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Loudspeaker System Design for Worship, Part 1

Apr 10, 2012 10:06 AM, With Bennett Liles

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Yeah, you were talking about a central cluster being originally installed in there and you’ve got something like a three second reverb time in that place?

Yeah, 2.56—something like that. It’s pretty long and there was an old, probably put in, in the 60’s, Altec horns and woofers up there that they did a good job of putting sound out there but like I say by the time it reached the listener it was not coming from the speaker itself. [Timestamp: 4:28]

Yeah, coming from just about everywhere. So how did you go about deciding where you were going to put the speakers?

Like I said, this was my first experience with the steerable array and I got a lot of help from Tannoy. I have a good relationship Tannoy North America and also the rep on my marketing in Wadsworth, Ohio were very helpful. Marc Warling actually a guy I worked with from online and he has a lot of experience in live sound and rigging and speaker design and he helped me decide where to put them and which speaker model to use, which we used the 48’s—two of them, one on each side and then he also came up and helped me with the software since he’s experienced with it and I had—this has been my first time using it but Tannoy because of my relationship with the company and they’re such a great company to work with. And we put one on each side which was kind of nice because then the null point falls right in the aisles between—the pews are separated by a center aisle so the null point between the two speakers falls right in the center of the church. On either side there’s virtually no phasing problems with the array the way it is. [Timestamp: 5:39]

Now how was your timeframe on this? Was it kind of a hurry up in between services or did you have a little time to get it done?

Well, we had a bit of time because the center array that they were using central cluster was still active but we went in there on a Wednesday I think and finished up on Thursday morning so we were there a day and a half. We did a lot of prep work before, the director of maintenance at the church and I did all the—pre-wired everything so that when Marc got up here all we had to do, we had the cabinets already up and all we had to do was fire them up and program them. Marc was here for a day and then we came back the next morning and tweaked a little on it and made sure everything was right and so it went pretty quickly. [Timestamp: 6:24]

So when you talked to the church people about this and the kind of a system you were going to put in, sometimes there’s a little tech to non-tech translation to do, what were their concerns? I would think how it was going to look as well as how it would sound.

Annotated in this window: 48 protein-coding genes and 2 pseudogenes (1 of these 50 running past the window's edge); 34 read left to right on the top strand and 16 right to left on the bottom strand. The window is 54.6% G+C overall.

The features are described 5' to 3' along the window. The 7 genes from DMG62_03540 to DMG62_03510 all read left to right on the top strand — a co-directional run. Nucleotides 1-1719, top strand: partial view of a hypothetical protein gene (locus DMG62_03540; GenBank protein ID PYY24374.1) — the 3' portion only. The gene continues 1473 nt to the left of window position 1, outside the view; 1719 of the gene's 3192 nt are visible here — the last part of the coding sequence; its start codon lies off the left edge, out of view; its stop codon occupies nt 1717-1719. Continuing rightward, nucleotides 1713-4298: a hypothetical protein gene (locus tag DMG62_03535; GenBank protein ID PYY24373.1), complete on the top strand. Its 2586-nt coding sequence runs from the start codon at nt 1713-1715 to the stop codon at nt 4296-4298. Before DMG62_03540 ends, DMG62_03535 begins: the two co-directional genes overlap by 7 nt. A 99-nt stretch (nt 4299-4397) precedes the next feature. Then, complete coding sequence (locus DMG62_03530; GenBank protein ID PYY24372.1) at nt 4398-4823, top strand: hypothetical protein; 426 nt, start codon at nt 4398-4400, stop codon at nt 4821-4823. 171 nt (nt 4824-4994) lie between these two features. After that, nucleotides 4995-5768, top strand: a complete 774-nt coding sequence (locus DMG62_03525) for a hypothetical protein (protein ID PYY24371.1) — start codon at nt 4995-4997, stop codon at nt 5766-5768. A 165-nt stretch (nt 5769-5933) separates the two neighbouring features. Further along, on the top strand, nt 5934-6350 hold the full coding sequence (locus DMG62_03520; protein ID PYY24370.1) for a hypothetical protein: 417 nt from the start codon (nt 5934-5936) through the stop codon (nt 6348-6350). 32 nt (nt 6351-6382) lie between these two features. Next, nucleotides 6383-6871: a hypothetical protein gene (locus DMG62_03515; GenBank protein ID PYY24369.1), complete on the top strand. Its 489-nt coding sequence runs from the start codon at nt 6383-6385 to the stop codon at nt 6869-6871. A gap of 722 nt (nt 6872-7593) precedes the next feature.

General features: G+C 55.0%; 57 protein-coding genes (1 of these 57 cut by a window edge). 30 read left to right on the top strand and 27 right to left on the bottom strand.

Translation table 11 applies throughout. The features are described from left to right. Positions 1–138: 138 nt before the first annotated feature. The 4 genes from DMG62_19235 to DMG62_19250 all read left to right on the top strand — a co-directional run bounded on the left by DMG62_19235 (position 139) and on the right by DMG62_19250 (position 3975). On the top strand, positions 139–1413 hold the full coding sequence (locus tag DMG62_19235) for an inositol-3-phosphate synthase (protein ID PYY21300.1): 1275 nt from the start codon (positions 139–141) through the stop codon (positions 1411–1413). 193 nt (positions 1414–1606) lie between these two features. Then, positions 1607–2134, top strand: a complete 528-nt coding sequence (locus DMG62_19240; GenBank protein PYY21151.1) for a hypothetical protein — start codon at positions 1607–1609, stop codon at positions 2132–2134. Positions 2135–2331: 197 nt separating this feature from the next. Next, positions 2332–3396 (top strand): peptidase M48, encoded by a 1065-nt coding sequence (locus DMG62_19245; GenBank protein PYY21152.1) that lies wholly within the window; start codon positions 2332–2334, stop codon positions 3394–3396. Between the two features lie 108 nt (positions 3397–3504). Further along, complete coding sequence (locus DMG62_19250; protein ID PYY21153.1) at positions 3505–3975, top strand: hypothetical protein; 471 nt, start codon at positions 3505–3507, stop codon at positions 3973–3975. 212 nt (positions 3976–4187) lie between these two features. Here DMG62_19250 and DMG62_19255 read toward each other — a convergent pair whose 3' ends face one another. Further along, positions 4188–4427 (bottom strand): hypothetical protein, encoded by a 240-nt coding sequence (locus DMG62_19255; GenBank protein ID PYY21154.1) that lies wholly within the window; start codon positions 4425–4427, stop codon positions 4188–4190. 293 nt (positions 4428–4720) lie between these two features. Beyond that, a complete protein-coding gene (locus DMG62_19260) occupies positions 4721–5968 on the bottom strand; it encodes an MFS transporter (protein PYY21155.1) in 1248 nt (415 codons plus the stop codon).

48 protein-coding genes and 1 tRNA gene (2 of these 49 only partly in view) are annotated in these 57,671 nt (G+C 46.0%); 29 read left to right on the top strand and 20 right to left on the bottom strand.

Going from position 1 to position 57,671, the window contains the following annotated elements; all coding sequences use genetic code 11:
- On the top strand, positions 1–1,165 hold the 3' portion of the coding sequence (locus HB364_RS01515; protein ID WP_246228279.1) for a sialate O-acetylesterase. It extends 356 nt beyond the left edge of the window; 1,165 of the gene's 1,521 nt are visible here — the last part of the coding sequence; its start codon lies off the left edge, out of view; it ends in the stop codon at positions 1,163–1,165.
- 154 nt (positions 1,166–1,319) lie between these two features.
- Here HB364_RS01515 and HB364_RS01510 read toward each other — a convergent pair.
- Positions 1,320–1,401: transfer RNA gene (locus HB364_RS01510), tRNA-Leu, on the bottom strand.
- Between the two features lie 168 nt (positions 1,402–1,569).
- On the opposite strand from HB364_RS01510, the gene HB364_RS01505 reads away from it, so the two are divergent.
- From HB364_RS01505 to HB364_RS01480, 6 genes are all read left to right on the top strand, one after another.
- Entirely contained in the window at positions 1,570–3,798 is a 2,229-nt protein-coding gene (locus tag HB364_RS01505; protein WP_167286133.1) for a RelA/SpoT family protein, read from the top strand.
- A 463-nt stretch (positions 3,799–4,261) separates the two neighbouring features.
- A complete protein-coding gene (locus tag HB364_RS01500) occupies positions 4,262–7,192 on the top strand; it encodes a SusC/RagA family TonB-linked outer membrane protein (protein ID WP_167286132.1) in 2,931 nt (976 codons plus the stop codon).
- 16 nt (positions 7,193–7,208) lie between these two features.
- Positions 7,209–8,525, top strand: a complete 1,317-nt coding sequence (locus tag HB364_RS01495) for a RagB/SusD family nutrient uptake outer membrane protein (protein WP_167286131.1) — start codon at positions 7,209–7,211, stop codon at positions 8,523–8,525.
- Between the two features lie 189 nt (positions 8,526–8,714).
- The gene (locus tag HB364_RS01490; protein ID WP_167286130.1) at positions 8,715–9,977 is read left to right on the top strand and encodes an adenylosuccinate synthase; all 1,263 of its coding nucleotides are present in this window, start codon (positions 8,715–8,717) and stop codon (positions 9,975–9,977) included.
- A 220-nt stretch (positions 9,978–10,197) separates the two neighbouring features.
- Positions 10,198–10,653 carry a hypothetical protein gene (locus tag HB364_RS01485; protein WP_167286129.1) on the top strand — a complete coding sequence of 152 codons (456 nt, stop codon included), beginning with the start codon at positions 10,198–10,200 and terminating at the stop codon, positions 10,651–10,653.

Yeah, they were concerned about that and basically they said make sure it’s white, first of all and then they were concerned about where it was going to be but I worked closely with the church maintenance fellow and we got an idea of how they were going to look and set them up there and they were pretty open to the idea of putting them in. They were pretty well convinced that it was going to be a great improvement over what they had and they understood—they had a lot of complaints about people who couldn’t understand the priest and poor coverage in the back of the room too. [Timestamp: 7:10]

And in most situations where they have intelligibility problems and they can’t understand the pastor, they just keep turning it up.

Yeah and that usually doesn’t help because it makes it bounce off the walls harder. [Timestamp: 7:22]

And do they have any volunteers to do any of the sound work there?

Well this system’s pretty set. They don’t really change anything on it they just turn their mic packs on and away they go. It’s pretty simple. They didn’t have a hearing assistance system either which we added as well, Williams Sound system, to give the hard of hearing—helping them out so they didn’t have that before either. [Timestamp: 7:44]

Well, that’s a whole can of worms in itself when you set up an assisted listening system. That’s not the kind of thing that most of your churches would come up with until they have to deal with complaints from those with hearing difficulty and they realize that they’ve got to come up with something besides just acoustic throw.

Yeah there was a particular parishioner in this church who I know and he said that he would always sat in the second row and he never heard hardly every third word the priest said, he knew what he was saying and then he went back after this system was installed and he said that the first time in 20 years he heard the whole message and had no problem hearing it now. [Timestamp: 8:21]

All right, well it sounds like it was certainly an interesting job because even in the smaller churches you can get into some real acoustic situations and working in assisted listening with that. In Part 2 we’re going to be getting into the microphones, mixer, amplifiers, choir reinforcement so there’s a good bit still to come but Jack Conners from Perfect World Studios thanks for being here for Part 1 and we’ll be seeing you again.

Thank you.

Thanks for joining us for the SVC Podcast with Jack Conners of Perfect World Studios. Show notes can be found on the website of Sound & Video Contractor Magazine at Be back for Part 2 with Jack as he takes us into mics, the mixer and choir reinforcement at the Immaculate Conception Church, next time on the SVC Podcast.

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